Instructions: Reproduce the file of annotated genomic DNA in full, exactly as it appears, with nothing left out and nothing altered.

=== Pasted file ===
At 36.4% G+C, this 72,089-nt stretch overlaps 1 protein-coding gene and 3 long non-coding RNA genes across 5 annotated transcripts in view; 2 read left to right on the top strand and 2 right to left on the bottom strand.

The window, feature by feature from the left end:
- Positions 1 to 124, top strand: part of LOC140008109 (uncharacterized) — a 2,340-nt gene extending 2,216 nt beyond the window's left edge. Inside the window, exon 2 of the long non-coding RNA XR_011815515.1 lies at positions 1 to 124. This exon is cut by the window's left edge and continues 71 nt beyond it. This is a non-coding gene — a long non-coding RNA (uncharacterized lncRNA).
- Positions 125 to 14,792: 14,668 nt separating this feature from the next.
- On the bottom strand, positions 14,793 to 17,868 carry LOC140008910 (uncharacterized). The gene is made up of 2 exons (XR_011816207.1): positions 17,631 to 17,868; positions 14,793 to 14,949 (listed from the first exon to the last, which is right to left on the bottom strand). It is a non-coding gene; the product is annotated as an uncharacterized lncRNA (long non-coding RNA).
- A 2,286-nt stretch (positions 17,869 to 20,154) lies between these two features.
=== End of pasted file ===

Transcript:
At 36.4% G+C, this 72,089-nt stretch overlaps 1 protein-coding gene and 3 long non-coding RNA genes across 5 annotated transcripts in view; 2 read left to right on the top strand and 2 right to left on the bottom strand.

The window, feature by feature from the left end:
- Positions 1 to 124, top strand: part of LOC140008109 (uncharacterized) — a 2,340-nt gene extending 2,216 nt beyond the window's left edge. Inside the window, exon 2 of the long non-coding RNA XR_011815515.1 lies at positions 1 to 124. This exon is cut by the window's left edge and continues 71 nt beyond it. This is a non-coding gene — a long non-coding RNA (uncharacterized lncRNA).
- Positions 125 to 14,792: 14,668 nt separating this feature from the next.
- On the bottom strand, positions 14,793 to 17,868 carry LOC140008910 (uncharacterized). The gene is made up of 2 exons (XR_011816207.1): positions 17,631 to 17,868; positions 14,793 to 14,949 (listed from the first exon to the last, which is right to left on the bottom strand). It is a non-coding gene; the product is annotated as an uncharacterized lncRNA (long non-coding RNA).
- A 2,286-nt stretch (positions 17,869 to 20,154) lies between these two features.